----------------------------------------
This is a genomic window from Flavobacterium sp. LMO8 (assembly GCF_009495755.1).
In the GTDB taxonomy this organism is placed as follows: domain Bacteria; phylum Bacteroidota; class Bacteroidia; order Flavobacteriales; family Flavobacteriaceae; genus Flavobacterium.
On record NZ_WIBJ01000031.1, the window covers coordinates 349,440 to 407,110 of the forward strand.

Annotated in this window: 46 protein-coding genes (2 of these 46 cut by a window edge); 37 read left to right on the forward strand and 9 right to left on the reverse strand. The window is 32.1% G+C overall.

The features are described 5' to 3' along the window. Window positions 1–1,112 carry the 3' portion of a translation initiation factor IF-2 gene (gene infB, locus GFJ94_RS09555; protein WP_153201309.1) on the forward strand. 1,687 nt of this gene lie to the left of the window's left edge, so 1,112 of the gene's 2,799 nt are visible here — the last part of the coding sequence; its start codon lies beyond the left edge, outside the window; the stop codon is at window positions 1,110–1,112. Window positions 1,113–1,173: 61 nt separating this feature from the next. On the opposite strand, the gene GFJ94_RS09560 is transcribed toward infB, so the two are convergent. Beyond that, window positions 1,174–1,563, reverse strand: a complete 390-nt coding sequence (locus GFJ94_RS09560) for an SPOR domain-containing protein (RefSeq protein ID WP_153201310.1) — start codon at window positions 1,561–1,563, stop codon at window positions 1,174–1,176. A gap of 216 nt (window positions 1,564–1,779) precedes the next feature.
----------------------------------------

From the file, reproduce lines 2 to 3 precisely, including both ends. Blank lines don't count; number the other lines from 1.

In the GTDB taxonomy this organism is placed as follows: domain Bacteria; phylum Bacteroidota; class Bacteroidia; order Flavobacteriales; family Flavobacteriaceae; genus Flavobacterium.
On record NZ_WIBJ01000031.1, the window covers coordinates 349,440 to 407,110 of the forward strand.